…in actual monarchies the king takes a more generous view of “public lands.” Two years after Magna Carta, in 1217, King Henry III signed the Charter of the Forest, which despite various amendments and replacement statutes remained in force in Britain for some three-quarters of a millennium, until the early Seventies. If Magna Carta is a landmark in its concept of individual rights, the Forest Charter played an equivalent role in advancing the concept of the commons, the public space. Repealing various restrictions by his predecessors, Henry III opened the royal forests to the freemen of England, granted extensive grazing and hunting rights, and eliminated the somewhat severe penalty of death for taking the king’s venison. The NPS have not yet fried anyone for taking King Barack’s deer, but it is somewhat sobering to reflect that an English peasant enjoyed more freedom on the sovereign’s land in the 13th century than a freeborn American does on “the people’s land” in the 21st century.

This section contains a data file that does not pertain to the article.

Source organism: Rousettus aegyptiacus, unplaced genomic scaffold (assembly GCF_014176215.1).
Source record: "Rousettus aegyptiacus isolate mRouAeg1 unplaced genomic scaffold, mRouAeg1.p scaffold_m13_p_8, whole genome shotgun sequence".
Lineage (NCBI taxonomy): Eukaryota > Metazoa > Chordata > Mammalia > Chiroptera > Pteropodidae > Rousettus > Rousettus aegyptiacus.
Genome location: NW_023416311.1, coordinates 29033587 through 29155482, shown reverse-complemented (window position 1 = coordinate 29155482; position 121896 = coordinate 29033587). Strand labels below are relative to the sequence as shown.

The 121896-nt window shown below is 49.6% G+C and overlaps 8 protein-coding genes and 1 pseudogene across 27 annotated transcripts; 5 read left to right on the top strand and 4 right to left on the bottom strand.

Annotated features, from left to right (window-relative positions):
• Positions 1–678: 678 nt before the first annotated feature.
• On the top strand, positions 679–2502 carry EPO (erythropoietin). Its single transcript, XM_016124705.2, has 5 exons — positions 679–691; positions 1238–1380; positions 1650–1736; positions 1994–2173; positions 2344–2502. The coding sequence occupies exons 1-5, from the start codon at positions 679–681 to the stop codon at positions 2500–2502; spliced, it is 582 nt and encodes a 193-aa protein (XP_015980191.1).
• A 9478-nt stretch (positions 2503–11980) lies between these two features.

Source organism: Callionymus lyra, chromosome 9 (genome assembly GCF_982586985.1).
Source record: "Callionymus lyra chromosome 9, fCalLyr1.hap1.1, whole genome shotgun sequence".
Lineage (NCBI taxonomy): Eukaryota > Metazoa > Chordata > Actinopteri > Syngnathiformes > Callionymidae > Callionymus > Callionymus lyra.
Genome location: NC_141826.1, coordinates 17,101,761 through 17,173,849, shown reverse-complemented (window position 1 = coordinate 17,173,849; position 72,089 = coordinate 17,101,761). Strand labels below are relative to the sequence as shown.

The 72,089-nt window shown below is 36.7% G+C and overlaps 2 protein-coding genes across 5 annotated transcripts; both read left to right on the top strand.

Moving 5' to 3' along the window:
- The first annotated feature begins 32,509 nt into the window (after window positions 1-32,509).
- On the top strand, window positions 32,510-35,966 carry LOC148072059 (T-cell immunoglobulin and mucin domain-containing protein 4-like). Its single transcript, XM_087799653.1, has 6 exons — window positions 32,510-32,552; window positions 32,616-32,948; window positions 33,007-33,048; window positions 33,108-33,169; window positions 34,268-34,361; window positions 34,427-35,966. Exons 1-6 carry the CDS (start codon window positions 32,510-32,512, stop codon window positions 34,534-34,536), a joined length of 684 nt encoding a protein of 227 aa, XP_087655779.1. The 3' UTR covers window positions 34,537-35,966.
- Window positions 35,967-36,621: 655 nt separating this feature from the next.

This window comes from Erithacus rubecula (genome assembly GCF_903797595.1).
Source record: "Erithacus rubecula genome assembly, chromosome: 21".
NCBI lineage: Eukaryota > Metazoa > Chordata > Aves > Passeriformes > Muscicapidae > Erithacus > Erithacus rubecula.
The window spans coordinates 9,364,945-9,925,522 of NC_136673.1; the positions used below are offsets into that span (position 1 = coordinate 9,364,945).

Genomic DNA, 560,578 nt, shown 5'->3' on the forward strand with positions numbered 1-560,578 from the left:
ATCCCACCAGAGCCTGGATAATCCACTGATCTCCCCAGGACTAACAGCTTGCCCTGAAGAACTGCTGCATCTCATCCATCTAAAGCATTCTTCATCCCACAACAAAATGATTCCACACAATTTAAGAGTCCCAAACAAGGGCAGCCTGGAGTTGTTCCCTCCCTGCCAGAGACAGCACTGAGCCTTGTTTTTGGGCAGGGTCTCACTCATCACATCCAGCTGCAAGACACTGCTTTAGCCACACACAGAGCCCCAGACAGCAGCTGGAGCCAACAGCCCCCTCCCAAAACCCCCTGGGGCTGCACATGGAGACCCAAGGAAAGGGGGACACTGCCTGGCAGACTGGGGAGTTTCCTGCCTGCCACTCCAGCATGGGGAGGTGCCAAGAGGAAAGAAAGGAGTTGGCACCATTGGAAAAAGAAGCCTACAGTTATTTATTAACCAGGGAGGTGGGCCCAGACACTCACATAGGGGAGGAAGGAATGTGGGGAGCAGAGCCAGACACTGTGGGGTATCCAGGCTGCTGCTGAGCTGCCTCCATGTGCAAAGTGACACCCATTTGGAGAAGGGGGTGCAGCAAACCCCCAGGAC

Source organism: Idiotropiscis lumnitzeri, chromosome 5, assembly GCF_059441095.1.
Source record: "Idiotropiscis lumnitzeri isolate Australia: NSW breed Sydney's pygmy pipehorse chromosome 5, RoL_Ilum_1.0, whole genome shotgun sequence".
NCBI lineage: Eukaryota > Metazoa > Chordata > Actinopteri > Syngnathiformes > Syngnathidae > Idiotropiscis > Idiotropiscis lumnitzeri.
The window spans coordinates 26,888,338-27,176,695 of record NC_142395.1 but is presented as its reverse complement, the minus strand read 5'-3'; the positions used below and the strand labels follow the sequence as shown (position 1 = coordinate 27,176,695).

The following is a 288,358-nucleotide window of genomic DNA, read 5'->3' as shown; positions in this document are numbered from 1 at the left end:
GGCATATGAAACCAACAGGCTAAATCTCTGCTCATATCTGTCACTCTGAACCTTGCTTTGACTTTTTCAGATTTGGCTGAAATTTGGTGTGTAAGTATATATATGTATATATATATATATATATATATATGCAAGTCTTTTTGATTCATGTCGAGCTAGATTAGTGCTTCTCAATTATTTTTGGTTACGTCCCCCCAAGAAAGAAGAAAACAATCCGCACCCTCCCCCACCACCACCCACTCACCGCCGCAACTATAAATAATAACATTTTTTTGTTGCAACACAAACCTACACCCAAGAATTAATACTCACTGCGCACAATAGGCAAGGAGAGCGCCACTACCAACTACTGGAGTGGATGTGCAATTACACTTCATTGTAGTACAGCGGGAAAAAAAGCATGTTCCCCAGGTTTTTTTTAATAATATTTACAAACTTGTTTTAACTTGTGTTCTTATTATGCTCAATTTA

Yet all this abuse serves no purpose for open-air parks and monuments.

The geyser stasi of the National Park Service have in effect repealed the Charter of the Forest. President Obama and his enforcers have the same concept of the royal forest that King John did. The government does not own this land; the Park Service are merely the janitorial staff of “we the people” (to revive an obsolescent concept). No harm will befall the rocks and rivers by posting a sign at the entrance saying “No park ranger on duty during government shutdown. Proceed beyond this point at your own risk.” And, at the urban monuments, you don’t even need that: It is disturbing that minor state officials even presume to have the right to prevent the citizenry walking past the Vietnam Wall.

So what’s the bottom line?

The National Park Service should be out of the business of urban landmarks, and the vast majority of our “national” parks should be returned to the states.

Amen.